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Working from home deductions

Those who produce some form of assessable income at home or incur expenses from using that home as a workplace can claim for expenses and tax deductions.

Individuals can claim deductions for their home if it is used for income earning activities but isn’t a place of business, or if it is being used as the main place of business. The tax implications vary depending on which of these circumstances applies to an individual. Expenses individuals can claim generally fall into the following categories:

Depreciation on equipment: Deductions can be made for depreciating items like electrical tools and devices, desks, computers or chairs. Those who use the depreciating asset solely for business purposes can claim a full deduction for the decline in value. If individuals also qualify as a “small business entity” (make less than $2 million a year turnover), they can immediately write off most depreciating assets that cost less than $1,000. Using the depreciating asset for non-business purposes means individuals must reduce the deduction for decline in value by an amount that reflects the non-business use.

Running expenses: Running expenses are viewed as costs from using facilities in the home to help run the business or home office. These include electricity, gas, phone bills and perhaps even cleaning costs. A way of working out how much of these running expenses are used to run the business could be to use your floor to measure what was used e.g. if the floor area of your home office makes up 10% of the total area of your home, you can claim 10% of heating costs.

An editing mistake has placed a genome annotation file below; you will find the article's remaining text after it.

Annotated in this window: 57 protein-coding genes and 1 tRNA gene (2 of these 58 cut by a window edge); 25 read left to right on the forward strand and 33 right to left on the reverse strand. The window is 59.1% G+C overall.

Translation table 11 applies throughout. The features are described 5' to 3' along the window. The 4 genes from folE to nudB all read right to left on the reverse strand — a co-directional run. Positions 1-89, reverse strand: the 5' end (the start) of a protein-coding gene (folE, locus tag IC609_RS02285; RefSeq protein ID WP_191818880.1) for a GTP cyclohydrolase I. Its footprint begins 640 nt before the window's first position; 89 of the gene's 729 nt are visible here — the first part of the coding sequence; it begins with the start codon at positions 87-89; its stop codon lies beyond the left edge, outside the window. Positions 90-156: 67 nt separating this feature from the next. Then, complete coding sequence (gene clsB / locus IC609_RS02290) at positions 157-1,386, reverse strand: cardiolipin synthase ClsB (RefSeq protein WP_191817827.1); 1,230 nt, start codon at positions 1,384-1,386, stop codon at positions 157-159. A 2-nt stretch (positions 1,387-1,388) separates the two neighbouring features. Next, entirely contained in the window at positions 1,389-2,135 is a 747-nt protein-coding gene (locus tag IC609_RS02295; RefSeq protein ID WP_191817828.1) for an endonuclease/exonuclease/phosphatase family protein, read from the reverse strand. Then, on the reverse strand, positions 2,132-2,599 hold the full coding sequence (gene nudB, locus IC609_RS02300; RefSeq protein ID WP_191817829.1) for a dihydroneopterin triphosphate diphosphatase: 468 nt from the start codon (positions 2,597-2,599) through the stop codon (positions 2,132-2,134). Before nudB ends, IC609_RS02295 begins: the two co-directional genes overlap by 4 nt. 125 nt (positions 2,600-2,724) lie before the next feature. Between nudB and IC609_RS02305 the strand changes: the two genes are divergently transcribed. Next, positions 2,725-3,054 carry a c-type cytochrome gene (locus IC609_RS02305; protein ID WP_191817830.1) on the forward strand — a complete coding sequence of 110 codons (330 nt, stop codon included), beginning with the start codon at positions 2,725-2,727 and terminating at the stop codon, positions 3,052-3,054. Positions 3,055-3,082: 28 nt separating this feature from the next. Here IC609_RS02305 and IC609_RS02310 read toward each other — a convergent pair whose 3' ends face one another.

Occupancy expenses: Occupancy expenses can only be claimed by those who use their home as a place of business, not just work there from time to time. These individuals must have an area of their home dedicated exclusively to business purposes only. Occupancy expenses are expenses paid to own, rent or use this area. They include rent or mortgage interest, council rates, land taxes and house insurance premiums.

Posted on 27 August '15 by , under Tax.

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The ATO reported that 45% of working Australians were not aware that they had multiple super accounts in 2016. Having multiple super accounts is particularly common for individuals who have had more than one job. If this is you, it is important to identify and manage your super accounts because having more than one can be costly as a result of account fees from multiple funds.To combat this, you may want to consolidate your super, which moves all your super into one account. Not only does this save on fees, but it also makes your super easier to manage and keep track of.

Before consolidating your super, it is important to do the following:

Research your funds' policy
Compare your active super accounts so you can make the right choice about which one you should close. Things to assess include:

  • Exit fees
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Check employer contributions
Changing funds may affect how much your employer contributes, as some employers contribute more to certain funds. Check your current accounts to see if changing funds will affect this. Once you have selected a super fund, regardless of whether you choose a new super fund or one of your existing ones, provide your employer with the details they need to pay super into your selected account.

Gather the relevant information
When consolidating your super, you will need to have the following details ready:

  • Your tax file number.
  • Proof of identity. This could include your driver's license, birth certificate or passport.
  • Your fund's superannuation product identification number (SPIN).
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  • Details of your previous fund.

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